The Agriculture Committee of the House of Representatives has just released a draft of the 2018 Farm Bill, the massive piece of legislation that comes around every five years or so and reshapes a good deal of American policy relating to food and farming. (Here’s the process by which the House’s draft will move toward becoming law.)
The Farm Bill (formally the Agricultural Adjustment Act) has a history of being hotly contended, and in the current climate of political polarization, that is truer than ever. The previous bill, passed in 2014, was two full years late. It also contained nearly a trillion dollars in spending, 80% of which was for SNAP (the Supplemental Nutrition Assistance Program, formerly known as food stamps).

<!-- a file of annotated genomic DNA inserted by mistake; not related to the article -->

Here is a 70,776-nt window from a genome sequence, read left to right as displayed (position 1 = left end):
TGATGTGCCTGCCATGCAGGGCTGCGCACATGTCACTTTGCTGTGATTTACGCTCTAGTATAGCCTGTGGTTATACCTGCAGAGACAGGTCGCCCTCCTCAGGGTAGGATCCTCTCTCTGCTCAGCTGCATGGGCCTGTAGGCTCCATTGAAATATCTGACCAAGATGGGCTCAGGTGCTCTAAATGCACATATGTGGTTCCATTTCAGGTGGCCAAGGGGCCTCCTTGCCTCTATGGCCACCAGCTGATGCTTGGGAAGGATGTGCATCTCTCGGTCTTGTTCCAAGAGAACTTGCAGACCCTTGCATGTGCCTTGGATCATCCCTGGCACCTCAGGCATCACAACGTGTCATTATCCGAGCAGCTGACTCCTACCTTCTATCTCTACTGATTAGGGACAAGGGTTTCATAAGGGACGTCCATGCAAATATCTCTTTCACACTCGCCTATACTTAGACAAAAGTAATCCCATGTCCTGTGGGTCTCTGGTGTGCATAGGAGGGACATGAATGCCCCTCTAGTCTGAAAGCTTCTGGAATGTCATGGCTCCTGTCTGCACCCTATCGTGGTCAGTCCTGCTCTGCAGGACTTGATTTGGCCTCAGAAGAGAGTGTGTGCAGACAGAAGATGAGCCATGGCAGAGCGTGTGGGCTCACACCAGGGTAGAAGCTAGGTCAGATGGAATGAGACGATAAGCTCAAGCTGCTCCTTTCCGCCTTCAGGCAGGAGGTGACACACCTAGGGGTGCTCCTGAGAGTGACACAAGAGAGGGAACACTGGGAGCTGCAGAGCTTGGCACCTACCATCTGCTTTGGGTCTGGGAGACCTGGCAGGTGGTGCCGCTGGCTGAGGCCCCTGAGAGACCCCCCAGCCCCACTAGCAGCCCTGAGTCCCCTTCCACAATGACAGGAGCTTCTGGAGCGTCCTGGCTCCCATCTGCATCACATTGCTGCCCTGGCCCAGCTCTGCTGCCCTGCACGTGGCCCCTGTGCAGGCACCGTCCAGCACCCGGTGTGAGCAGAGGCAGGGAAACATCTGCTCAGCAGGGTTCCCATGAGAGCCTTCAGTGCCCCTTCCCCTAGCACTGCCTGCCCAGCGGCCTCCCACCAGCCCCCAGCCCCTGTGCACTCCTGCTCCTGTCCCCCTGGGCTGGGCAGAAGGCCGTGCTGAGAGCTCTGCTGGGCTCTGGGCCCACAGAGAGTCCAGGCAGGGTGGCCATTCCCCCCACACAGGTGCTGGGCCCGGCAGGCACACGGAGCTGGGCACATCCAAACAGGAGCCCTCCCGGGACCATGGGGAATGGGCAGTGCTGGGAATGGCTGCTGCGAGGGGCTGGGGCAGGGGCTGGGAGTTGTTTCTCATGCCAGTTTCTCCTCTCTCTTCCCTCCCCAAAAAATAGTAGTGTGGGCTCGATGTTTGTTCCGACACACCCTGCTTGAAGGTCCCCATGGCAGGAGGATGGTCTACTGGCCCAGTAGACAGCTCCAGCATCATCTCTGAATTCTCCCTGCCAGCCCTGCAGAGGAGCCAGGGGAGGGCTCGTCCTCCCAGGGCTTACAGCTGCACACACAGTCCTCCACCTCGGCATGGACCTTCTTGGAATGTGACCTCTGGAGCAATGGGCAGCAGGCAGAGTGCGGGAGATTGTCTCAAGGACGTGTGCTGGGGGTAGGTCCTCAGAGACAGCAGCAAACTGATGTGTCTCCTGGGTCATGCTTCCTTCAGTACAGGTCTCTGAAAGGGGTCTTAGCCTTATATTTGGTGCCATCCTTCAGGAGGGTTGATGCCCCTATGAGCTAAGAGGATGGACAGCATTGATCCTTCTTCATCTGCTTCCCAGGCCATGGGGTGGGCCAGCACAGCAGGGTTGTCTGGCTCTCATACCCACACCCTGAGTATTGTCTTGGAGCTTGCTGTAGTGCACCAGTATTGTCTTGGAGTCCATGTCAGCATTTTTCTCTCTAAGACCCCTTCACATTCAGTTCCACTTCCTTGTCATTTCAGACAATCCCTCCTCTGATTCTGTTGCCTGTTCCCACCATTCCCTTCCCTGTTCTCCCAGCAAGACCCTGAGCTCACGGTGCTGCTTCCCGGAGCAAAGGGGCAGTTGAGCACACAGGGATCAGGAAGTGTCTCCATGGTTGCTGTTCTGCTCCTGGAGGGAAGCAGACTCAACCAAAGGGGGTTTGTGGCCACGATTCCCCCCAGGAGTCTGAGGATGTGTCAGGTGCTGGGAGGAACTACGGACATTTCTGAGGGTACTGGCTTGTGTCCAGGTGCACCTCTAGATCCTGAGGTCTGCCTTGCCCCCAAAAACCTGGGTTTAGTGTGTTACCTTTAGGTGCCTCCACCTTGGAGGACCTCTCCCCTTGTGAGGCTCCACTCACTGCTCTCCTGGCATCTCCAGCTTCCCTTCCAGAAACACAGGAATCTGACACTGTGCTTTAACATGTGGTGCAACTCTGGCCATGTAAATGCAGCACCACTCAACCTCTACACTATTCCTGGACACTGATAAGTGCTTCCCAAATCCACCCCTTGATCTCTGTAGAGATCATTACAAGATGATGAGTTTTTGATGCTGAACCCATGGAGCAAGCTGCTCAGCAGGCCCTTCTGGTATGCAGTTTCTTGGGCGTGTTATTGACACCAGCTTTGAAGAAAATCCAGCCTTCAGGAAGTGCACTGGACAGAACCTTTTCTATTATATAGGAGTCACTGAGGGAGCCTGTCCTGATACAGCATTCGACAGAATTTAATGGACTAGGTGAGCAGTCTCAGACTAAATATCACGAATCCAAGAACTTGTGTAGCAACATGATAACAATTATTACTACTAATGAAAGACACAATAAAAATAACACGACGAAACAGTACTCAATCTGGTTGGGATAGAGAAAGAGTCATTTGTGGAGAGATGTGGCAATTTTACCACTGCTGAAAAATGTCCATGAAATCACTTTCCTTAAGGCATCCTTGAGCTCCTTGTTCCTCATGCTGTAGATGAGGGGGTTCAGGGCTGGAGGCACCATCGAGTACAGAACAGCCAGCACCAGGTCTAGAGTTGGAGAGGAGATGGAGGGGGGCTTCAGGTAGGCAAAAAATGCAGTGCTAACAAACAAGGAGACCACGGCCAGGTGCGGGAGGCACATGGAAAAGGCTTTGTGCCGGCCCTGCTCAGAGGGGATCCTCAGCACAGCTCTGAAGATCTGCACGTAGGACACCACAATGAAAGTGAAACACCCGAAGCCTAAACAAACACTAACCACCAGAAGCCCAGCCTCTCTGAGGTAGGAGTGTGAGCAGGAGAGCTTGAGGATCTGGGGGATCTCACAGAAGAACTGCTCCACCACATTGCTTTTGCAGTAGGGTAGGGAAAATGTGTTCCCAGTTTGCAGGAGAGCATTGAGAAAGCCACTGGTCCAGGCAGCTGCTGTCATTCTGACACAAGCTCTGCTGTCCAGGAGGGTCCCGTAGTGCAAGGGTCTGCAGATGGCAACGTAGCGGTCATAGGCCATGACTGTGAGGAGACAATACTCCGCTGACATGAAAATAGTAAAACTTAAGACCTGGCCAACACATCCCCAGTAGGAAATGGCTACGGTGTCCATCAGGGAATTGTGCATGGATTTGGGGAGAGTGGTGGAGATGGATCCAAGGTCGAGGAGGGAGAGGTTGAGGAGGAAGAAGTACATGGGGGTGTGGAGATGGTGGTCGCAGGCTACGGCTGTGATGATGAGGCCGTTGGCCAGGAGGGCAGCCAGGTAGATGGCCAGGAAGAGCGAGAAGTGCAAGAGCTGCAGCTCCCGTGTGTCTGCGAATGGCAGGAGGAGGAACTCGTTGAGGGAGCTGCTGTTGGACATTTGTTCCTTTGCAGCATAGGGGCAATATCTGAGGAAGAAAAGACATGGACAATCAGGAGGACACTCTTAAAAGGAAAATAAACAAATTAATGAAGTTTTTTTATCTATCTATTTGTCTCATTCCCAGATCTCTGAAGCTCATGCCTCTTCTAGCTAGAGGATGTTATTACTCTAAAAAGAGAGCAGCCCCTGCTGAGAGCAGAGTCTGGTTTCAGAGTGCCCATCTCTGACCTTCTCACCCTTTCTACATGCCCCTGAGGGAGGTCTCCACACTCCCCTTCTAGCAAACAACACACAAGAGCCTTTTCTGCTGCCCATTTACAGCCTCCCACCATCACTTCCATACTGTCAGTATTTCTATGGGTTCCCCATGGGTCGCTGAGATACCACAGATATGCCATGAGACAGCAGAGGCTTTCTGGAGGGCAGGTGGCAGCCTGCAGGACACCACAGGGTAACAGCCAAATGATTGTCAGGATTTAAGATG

This year’s draft is likely to contain deep cuts and new work-eligibility requirements for SNAP, along with the much-discussed “Harvest Box” idea that would replace electronic cash benefits with a Blue-Apron-like delivery of non-perishable commodity surplus foods. Expect fierce resistance from anti-hunger activists and House Democrats as the bill moves into the debate phase.